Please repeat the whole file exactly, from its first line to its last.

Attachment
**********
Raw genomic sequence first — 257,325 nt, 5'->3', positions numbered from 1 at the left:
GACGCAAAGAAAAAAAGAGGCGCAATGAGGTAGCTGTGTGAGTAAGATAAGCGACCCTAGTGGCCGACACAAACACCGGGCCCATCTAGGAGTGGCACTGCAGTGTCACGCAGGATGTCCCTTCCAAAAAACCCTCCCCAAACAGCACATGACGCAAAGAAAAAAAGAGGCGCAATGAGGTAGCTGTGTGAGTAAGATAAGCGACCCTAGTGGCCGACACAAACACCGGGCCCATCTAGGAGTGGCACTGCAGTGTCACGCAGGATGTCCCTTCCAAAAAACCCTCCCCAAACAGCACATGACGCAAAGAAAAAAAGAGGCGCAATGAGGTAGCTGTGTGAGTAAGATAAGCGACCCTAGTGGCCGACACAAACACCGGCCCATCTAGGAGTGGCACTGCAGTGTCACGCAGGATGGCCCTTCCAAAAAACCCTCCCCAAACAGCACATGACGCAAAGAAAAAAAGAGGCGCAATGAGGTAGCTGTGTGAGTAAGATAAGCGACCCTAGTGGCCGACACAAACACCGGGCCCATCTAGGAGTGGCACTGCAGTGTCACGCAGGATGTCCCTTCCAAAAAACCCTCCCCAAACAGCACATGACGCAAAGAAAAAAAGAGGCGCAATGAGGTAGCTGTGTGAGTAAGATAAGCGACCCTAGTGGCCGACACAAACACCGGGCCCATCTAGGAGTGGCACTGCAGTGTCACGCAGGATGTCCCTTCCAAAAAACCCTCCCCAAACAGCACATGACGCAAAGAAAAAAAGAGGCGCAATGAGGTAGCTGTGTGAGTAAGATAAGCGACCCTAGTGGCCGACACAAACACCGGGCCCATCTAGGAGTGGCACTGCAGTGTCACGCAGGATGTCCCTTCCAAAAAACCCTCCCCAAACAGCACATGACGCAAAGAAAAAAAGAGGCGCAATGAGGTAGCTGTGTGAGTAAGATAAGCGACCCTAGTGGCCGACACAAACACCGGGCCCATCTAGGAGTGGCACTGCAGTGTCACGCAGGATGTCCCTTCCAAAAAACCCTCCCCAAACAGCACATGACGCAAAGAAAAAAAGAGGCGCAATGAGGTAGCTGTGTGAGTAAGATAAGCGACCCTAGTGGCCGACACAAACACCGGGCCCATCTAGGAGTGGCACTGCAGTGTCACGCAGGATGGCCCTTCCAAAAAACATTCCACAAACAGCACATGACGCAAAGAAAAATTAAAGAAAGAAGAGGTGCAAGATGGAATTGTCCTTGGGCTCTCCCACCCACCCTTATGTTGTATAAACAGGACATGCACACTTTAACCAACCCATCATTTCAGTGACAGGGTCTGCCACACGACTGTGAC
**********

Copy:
Raw genomic sequence first — 257,325 nt, 5'->3', positions numbered from 1 at the left:
GACGCAAAGAAAAAAAGAGGCGCAATGAGGTAGCTGTGTGAGTAAGATAAGCGACCCTAGTGGCCGACACAAACACCGGGCCCATCTAGGAGTGGCACTGCAGTGTCACGCAGGATGTCCCTTCCAAAAAACCCTCCCCAAACAGCACATGACGCAAAGAAAAAAAGAGGCGCAATGAGGTAGCTGTGTGAGTAAGATAAGCGACCCTAGTGGCCGACACAAACACCGGGCCCATCTAGGAGTGGCACTGCAGTGTCACGCAGGATGTCCCTTCCAAAAAACCCTCCCCAAACAGCACATGACGCAAAGAAAAAAAGAGGCGCAATGAGGTAGCTGTGTGAGTAAGATAAGCGACCCTAGTGGCCGACACAAACACCGGCCCATCTAGGAGTGGCACTGCAGTGTCACGCAGGATGGCCCTTCCAAAAAACCCTCCCCAAACAGCACATGACGCAAAGAAAAAAAGAGGCGCAATGAGGTAGCTGTGTGAGTAAGATAAGCGACCCTAGTGGCCGACACAAACACCGGGCCCATCTAGGAGTGGCACTGCAGTGTCACGCAGGATGTCCCTTCCAAAAAACCCTCCCCAAACAGCACATGACGCAAAGAAAAAAAGAGGCGCAATGAGGTAGCTGTGTGAGTAAGATAAGCGACCCTAGTGGCCGACACAAACACCGGGCCCATCTAGGAGTGGCACTGCAGTGTCACGCAGGATGTCCCTTCCAAAAAACCCTCCCCAAACAGCACATGACGCAAAGAAAAAAAGAGGCGCAATGAGGTAGCTGTGTGAGTAAGATAAGCGACCCTAGTGGCCGACACAAACACCGGGCCCATCTAGGAGTGGCACTGCAGTGTCACGCAGGATGTCCCTTCCAAAAAACCCTCCCCAAACAGCACATGACGCAAAGAAAAAAAGAGGCGCAATGAGGTAGCTGTGTGAGTAAGATAAGCGACCCTAGTGGCCGACACAAACACCGGGCCCATCTAGGAGTGGCACTGCAGTGTCACGCAGGATGTCCCTTCCAAAAAACCCTCCCCAAACAGCACATGACGCAAAGAAAAAAAGAGGCGCAATGAGGTAGCTGTGTGAGTAAGATAAGCGACCCTAGTGGCCGACACAAACACCGGGCCCATCTAGGAGTGGCACTGCAGTGTCACGCAGGATGGCCCTTCCAAAAAACATTCCACAAACAGCACATGACGCAAAGAAAAATTAAAGAAAGAAGAGGTGCAAGATGGAATTGTCCTTGGGCTCTCCCACCCACCCTTATGTTGTATAAACAGGACATGCACACTTTAACCAACCCATCATTTCAGTGACAGGGTCTGCCACACGACTGTGAC